Pattaya City Thailand, An introduction to Koh Chang

An introduction to Koh Chang

Thailand's second largest island is the centre of a 47-island national marine park.

The old wooden boat that takes you across to the island, is  retired from its life as a fishing vessel, it grunts and groans under its load of 30-odd deck-sitting sun seekers and enormous amounts of food hidden within its hold.

Across the sea, the island looms like a large black shadow against the opulent glare from the mirror-smooth ocean.
Koh Chang is Thailand's second largest island after Phuket. But unlike the southern resort, it remains virtually unspoiled by volumes of indiscriminate developers and tourists.

The choice of beach on Koh Chang is fairly academic. Without exception the sand is white and powdery and the beaches wide and long.

This unsullied pearl in the Gulf of Thailand is hard on the Cambodian border. It's the largest of 47 islands off the coastline of Trat making up the Koh Chang National Marine Park.

As the overloaded boat draws closer to its destination, the lush virgin forest, which accounts for some 70% of the island, verdant hills and towering cliffs comes into focus.

We were so close but the boat stuck fast on the bottom of the bay into Ban Klong Son, a fishing village perched on the island's northernmost lip.

Backwards and forwards, chugging and belching black smoke, the boat carved its way laboriously through the sandy seabed to eventually, miraculously, dock alongside a rudimentary jetty.
Koh Chang eastern Thailand
Ban Klong Son had rooms for those who wanted to stay and watch the village life. But most of us, in search of sand and sea, would go to Hat Sai Khao and further a field along the rugged west coast of the island.

A young woman, baby in arms, asked in remarkably good English who wanted a motorcycle. She stood just ahead of a group of cocky young lads, bikes between their legs, ready for the ride.
No wonder. They wanted THB. l50 for the four kilometre ride along a perfectly good road with a few decent rises along the way.

There would be NO bargaining -and as a consequence they got only two takers. The rest of us took to the road for the walk, a pleasant though at times strenuous hike which delivered stunning views across the island amidst the orchestral tunes of the forest.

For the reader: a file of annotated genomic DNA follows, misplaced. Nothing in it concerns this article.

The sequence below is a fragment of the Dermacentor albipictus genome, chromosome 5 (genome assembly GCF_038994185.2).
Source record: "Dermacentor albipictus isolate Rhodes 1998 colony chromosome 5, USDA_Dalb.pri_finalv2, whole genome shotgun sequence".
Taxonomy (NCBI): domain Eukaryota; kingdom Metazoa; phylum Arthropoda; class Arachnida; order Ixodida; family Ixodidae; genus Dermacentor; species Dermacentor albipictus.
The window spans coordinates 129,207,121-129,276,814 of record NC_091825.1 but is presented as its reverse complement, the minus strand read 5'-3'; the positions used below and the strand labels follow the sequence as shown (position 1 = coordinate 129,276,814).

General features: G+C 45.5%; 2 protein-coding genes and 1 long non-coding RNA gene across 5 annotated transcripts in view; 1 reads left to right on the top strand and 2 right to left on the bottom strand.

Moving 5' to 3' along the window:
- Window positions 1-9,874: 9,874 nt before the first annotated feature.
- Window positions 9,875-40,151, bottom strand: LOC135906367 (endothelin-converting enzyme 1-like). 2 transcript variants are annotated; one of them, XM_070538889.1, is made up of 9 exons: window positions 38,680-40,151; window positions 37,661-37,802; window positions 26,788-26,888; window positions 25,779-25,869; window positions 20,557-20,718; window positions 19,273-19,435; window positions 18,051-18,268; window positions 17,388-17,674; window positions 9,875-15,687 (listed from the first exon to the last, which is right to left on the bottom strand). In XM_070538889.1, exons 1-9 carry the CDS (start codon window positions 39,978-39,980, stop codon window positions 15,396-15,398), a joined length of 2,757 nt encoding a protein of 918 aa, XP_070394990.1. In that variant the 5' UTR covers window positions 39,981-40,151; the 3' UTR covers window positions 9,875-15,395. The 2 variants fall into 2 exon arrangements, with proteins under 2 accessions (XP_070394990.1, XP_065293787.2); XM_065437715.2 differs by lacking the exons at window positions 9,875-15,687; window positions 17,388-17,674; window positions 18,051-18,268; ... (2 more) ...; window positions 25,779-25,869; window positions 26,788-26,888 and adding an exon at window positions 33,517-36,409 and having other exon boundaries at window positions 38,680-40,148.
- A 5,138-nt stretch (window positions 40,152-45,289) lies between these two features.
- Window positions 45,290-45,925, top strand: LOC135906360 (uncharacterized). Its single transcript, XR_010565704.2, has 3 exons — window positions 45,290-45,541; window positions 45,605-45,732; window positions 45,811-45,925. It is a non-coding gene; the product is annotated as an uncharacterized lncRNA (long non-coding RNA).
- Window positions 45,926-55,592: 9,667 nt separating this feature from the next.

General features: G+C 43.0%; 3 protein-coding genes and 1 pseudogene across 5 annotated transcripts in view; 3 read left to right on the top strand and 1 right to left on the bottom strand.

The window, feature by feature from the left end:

For those less keen on walking, it was good to know a boat from Laem Ngop, on the mainland, plies the length of the west coast from Hat Sai Khao down to Ban Bang Bao dropping off passengers at beaches of their choosing.
On each are perched rudimentary huts, the type favoured by budget conscious backpackers, although from time to time a few made of solid materials with a tell-tale bathroom tagged on at the back appear.

Only one international standard resort, operated by the ubiquitous Holiday Inn Group, can be found the length and breadth of the 30 km long, 8 km wide island.

But as with any island paradise, change will come quickly and, to beat the jet-set, now is the time to visit.

Long expanses of beaches on Koh Chang are virtually deserted. Fringed by thick jungle, the only way to trek to the centre of the island or across its breadth is along established tracks.
koh chang-fishing boat and huts on beach        koh chang island - eastern thailand
click on thumb nails for zoomed view

The walk through the jungle should be tackled in sturdy shoes. Snakes, scorpions and centipedes are not often preferred appendages to feet.

But the risk is not great if the rule of the jungle is followed: tread loudly and the reptiles and arthropods will get out of the way. They are less keen on encountering you than vice versa.

Heading to my room on the first night there my torch fell on a small black snake with yellow stripes - no- one could tell me what it was but I was glad I didn't step on it.

The favoured island walk is to a series of three waterfalls reached from the east coast via Tha Than Mayom or from the west by Klong Phrao. From either direction, about half a day should be set aside for the trip unless, like two people who zipped past me, you've taken your mountain bike.

Seriously, the island could not be better suited to the sturdy mountain bike. Although ringed by a road, in some places the link is so narrow it would be inconceivable for a car to pass. With motorbike hire charges, without fuel, of Bt30 an hour, the beautifully fresh air and the jungle sounds, a bicycle tour would be superb.

So too is a tour along the coast-line by boat down to Ban Bang Bao, a stilted fishing village inside a natural marina where an intrepid yachty had a craft moored.
After a walk through the village, the local billiard hall can refuel the batteries with a tasty noodle soup with either squid or pork or just a BBQ.
 Although the coral that rings many of the smaller islands dotted around Koh Chang is almost all dead, the surreal world below is still teaming with tropical fish.

Yellow and black striped, multi- hued as if the colours had run, iridescent coated and camouflaged beige varieties dart in and out of the distorted marine polyps.

For how long the islands with remain so is, however, questionable. Although they have survived the millennia, the creep of progress is taking its toll. People talk even now of a car ferry linking Koh Chang to the mainland in the years to come.

koh chang island eastern thailand
For Accommodation in Koh Chang
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Pattaya City Thailand, An introduction to Koh Chang